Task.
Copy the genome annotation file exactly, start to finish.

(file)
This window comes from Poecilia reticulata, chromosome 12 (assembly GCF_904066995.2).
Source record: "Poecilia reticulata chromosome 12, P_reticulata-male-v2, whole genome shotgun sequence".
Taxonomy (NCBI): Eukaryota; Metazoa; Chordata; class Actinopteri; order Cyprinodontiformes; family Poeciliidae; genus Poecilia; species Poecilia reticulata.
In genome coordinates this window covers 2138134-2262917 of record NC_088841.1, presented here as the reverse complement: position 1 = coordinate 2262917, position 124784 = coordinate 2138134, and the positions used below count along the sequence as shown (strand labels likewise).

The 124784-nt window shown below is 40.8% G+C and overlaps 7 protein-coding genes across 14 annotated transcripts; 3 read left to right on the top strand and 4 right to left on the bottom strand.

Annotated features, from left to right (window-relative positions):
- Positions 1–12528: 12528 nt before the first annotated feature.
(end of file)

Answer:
This window comes from Poecilia reticulata, chromosome 12 (assembly GCF_904066995.2).
Source record: "Poecilia reticulata chromosome 12, P_reticulata-male-v2, whole genome shotgun sequence".
Taxonomy (NCBI): Eukaryota; Metazoa; Chordata; class Actinopteri; order Cyprinodontiformes; family Poeciliidae; genus Poecilia; species Poecilia reticulata.
In genome coordinates this window covers 2138134-2262917 of record NC_088841.1, presented here as the reverse complement: position 1 = coordinate 2262917, position 124784 = coordinate 2138134, and the positions used below count along the sequence as shown (strand labels likewise).

The 124784-nt window shown below is 40.8% G+C and overlaps 7 protein-coding genes across 14 annotated transcripts; 3 read left to right on the top strand and 4 right to left on the bottom strand.

Annotated features, from left to right (window-relative positions):
- Positions 1–12528: 12528 nt before the first annotated feature.